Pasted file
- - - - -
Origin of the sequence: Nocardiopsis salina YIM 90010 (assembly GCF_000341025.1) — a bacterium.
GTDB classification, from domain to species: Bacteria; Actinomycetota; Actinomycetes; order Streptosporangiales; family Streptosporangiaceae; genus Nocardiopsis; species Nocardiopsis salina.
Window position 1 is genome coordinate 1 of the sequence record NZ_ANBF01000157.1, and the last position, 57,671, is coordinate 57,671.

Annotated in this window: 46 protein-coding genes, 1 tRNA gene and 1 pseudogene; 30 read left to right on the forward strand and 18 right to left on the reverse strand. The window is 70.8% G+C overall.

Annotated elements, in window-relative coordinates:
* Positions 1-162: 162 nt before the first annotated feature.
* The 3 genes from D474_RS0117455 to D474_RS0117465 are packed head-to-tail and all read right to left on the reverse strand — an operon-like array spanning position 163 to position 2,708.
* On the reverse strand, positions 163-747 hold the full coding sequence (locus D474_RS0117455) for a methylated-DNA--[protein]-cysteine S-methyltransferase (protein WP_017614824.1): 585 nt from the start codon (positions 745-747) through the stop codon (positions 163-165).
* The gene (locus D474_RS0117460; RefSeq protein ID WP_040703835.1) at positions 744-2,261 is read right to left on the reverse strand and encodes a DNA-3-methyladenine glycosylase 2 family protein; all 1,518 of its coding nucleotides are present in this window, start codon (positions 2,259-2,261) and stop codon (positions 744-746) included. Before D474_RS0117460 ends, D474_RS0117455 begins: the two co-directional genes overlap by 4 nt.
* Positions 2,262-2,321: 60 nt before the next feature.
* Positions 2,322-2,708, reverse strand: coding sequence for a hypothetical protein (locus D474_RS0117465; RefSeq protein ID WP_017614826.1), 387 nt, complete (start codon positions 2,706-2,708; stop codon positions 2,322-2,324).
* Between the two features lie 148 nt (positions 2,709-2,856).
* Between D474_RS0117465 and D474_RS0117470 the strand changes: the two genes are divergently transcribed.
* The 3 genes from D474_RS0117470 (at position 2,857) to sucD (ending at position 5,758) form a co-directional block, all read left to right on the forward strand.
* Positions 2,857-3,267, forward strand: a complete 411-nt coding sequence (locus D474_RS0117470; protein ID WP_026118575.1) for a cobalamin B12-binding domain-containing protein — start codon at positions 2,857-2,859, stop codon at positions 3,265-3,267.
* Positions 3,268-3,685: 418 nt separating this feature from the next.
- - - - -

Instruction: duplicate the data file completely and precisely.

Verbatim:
Origin of the sequence: Nocardiopsis salina YIM 90010 (assembly GCF_000341025.1) — a bacterium.
GTDB classification, from domain to species: Bacteria; Actinomycetota; Actinomycetes; order Streptosporangiales; family Streptosporangiaceae; genus Nocardiopsis; species Nocardiopsis salina.
Window position 1 is genome coordinate 1 of the sequence record NZ_ANBF01000157.1, and the last position, 57,671, is coordinate 57,671.

Annotated in this window: 46 protein-coding genes, 1 tRNA gene and 1 pseudogene; 30 read left to right on the forward strand and 18 right to left on the reverse strand. The window is 70.8% G+C overall.

Annotated elements, in window-relative coordinates:
* Positions 1-162: 162 nt before the first annotated feature.
* The 3 genes from D474_RS0117455 to D474_RS0117465 are packed head-to-tail and all read right to left on the reverse strand — an operon-like array spanning position 163 to position 2,708.
* On the reverse strand, positions 163-747 hold the full coding sequence (locus D474_RS0117455) for a methylated-DNA--[protein]-cysteine S-methyltransferase (protein WP_017614824.1): 585 nt from the start codon (positions 745-747) through the stop codon (positions 163-165).
* The gene (locus D474_RS0117460; RefSeq protein ID WP_040703835.1) at positions 744-2,261 is read right to left on the reverse strand and encodes a DNA-3-methyladenine glycosylase 2 family protein; all 1,518 of its coding nucleotides are present in this window, start codon (positions 2,259-2,261) and stop codon (positions 744-746) included. Before D474_RS0117460 ends, D474_RS0117455 begins: the two co-directional genes overlap by 4 nt.
* Positions 2,262-2,321: 60 nt before the next feature.
* Positions 2,322-2,708, reverse strand: coding sequence for a hypothetical protein (locus D474_RS0117465; RefSeq protein ID WP_017614826.1), 387 nt, complete (start codon positions 2,706-2,708; stop codon positions 2,322-2,324).
* Between the two features lie 148 nt (positions 2,709-2,856).
* Between D474_RS0117465 and D474_RS0117470 the strand changes: the two genes are divergently transcribed.
* The 3 genes from D474_RS0117470 (at position 2,857) to sucD (ending at position 5,758) form a co-directional block, all read left to right on the forward strand.
* Positions 2,857-3,267, forward strand: a complete 411-nt coding sequence (locus D474_RS0117470; protein ID WP_026118575.1) for a cobalamin B12-binding domain-containing protein — start codon at positions 2,857-2,859, stop codon at positions 3,265-3,267.
* Positions 3,268-3,685: 418 nt separating this feature from the next.